Kevin Wandler, MD
Dying to Be Thin: Diagnosis and Treatment of Eating Disorders
Kevin R. Wandler, MD has been working at Remuda Centers for Eating and Anxiety Disorders over 15 years as a general psychiatrist where he is their Chief Medical Officer. He is Board Certified in General Psychiatry, with Added Qualification in Addiction Psychiatry, by the American Board of Psychiatry and Neurology. He is also CEDS certified by IAEDP. He is a member of the APA (Fellow), IAEDP, AED, ADAA and ASAM. He has presented frequently to US and international audiences on state-of-the-art treatments for eating disorders, substance use disorders, and anxiety disorders.
William M. McDonald, MD
Cognitive Changes with Aging: Assessment and Treatment
William M. McDonald received his bachelor of science in 1975 and his medical degree in 1984 from Duke University. He completed his psychiatric residency training at Duke University Medical Center and joined Emory University School of Medicine in 1993.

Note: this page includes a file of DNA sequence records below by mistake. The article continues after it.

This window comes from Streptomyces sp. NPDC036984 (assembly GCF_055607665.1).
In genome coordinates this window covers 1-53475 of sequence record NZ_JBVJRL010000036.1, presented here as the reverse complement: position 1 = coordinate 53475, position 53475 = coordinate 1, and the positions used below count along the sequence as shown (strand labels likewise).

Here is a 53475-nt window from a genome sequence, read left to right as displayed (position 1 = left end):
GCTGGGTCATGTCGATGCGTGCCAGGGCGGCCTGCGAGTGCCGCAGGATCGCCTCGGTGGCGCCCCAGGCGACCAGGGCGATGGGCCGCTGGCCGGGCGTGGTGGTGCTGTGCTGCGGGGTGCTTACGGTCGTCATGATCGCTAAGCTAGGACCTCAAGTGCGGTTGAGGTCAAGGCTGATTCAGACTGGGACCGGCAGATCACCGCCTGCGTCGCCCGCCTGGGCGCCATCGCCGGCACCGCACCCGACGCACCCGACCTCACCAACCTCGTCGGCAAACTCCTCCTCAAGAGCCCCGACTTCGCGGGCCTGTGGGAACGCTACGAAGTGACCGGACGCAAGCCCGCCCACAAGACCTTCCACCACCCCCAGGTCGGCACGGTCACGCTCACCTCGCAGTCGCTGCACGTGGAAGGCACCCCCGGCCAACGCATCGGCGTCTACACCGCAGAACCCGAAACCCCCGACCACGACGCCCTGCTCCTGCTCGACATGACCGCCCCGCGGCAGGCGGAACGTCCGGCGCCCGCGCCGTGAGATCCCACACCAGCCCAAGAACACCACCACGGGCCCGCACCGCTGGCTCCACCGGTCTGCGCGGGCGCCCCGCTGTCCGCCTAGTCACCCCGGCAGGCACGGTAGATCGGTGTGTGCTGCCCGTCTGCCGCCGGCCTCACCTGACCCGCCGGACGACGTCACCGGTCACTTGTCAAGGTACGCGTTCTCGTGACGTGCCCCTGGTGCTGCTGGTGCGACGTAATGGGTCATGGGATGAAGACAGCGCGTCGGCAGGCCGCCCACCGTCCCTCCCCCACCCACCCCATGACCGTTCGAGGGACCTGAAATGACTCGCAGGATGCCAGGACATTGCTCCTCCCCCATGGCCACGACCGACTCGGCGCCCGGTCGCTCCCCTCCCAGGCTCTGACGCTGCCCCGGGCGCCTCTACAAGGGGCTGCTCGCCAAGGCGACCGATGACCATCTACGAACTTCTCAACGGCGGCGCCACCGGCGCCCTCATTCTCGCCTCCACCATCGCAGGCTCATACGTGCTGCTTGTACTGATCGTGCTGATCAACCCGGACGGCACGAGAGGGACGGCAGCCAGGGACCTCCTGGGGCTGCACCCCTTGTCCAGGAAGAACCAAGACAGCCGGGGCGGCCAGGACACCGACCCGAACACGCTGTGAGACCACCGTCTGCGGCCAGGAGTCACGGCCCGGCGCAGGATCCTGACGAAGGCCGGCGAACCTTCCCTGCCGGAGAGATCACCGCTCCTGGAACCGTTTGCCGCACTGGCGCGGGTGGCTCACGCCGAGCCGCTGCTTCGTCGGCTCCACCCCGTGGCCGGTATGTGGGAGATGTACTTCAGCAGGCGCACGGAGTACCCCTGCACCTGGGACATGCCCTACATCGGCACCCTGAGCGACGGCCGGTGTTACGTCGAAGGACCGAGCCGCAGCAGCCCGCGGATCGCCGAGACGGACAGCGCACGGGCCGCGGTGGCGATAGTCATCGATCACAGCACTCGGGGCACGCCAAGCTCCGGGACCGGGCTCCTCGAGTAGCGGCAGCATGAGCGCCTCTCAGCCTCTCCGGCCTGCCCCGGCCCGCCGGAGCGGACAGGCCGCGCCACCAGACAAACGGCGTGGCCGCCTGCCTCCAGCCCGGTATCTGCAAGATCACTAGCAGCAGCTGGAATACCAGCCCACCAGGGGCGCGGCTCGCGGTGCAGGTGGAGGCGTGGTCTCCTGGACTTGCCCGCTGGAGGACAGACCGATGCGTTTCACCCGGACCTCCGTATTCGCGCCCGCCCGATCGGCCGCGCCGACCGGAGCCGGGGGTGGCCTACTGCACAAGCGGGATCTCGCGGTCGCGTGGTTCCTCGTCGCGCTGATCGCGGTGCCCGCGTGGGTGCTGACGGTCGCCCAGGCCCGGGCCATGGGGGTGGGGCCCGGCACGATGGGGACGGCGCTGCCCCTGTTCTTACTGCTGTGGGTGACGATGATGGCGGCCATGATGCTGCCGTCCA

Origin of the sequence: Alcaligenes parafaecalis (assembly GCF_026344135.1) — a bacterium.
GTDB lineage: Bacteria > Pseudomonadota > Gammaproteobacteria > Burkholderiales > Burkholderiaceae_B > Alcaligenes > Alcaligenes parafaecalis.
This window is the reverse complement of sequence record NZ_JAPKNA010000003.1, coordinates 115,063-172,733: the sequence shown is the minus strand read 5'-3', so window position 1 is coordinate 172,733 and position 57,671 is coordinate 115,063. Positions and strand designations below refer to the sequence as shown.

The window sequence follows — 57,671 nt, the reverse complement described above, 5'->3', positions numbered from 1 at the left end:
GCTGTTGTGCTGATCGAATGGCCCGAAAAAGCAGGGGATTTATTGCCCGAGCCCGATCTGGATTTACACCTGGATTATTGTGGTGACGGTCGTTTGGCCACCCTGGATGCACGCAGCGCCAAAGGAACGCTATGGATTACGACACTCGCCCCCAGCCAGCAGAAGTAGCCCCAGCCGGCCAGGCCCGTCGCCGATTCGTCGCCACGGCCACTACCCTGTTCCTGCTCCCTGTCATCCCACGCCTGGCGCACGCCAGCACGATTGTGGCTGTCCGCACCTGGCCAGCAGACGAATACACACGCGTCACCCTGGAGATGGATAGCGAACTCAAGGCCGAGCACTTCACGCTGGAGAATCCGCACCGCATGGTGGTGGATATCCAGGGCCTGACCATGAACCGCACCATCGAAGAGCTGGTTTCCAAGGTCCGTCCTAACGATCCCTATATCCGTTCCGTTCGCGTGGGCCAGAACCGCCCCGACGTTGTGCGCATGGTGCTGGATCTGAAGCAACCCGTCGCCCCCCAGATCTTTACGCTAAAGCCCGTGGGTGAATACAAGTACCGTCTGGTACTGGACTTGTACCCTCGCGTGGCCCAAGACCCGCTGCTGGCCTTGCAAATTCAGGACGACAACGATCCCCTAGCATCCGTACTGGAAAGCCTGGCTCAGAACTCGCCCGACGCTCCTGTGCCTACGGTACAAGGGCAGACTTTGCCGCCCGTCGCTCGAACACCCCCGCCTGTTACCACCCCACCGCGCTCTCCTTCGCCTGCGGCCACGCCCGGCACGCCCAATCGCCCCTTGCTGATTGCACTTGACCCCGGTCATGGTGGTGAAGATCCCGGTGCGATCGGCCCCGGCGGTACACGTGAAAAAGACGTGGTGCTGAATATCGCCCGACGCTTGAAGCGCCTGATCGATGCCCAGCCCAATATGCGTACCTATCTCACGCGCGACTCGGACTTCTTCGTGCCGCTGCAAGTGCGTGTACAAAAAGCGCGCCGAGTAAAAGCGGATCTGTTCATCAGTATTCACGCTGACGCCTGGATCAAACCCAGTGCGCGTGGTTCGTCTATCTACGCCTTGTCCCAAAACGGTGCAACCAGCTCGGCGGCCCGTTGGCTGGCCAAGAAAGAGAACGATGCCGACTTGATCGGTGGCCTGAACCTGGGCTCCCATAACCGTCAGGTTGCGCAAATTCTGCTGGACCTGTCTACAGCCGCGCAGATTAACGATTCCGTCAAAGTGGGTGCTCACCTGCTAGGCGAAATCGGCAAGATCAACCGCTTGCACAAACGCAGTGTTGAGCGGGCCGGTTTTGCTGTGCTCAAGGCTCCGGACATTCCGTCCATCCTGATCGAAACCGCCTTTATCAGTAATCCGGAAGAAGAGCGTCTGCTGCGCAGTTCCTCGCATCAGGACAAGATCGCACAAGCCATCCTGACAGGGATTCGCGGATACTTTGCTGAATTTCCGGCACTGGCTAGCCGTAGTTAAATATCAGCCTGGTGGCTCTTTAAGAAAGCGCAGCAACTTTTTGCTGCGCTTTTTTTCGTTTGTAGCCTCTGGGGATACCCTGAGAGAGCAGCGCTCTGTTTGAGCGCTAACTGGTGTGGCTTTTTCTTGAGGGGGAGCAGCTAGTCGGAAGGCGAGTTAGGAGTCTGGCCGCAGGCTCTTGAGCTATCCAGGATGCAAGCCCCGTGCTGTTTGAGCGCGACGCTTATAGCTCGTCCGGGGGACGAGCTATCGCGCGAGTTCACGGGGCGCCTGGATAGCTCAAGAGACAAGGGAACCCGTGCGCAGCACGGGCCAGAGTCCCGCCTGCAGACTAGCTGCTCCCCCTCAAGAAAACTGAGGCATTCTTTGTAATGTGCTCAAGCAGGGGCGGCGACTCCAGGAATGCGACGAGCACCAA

Currently, Dr. McDonald is Professor of Psychiatry and Behavioral Sciences and J. B. Fuqua Chair for Late-Life Depression at Emory University School of Medicine; Chief of Geriatric Psychiatry at Wesley Woods Geriatric Hospital; Director of the Fuqua Center; and Medical Director of Electroconvulsive Therapy Services at Wesley Woods Geriatric Hospital. In addition, he is Director of Residency and Medical Student Education for the Department of Psychiatry at Emory and is active on a number of committees in the development of the new Emory School of Medicine curriculum. In May 2009, Dr. McDonald was named Special Advisor to the Governor on Mental Health by Governor Sonny Perdue.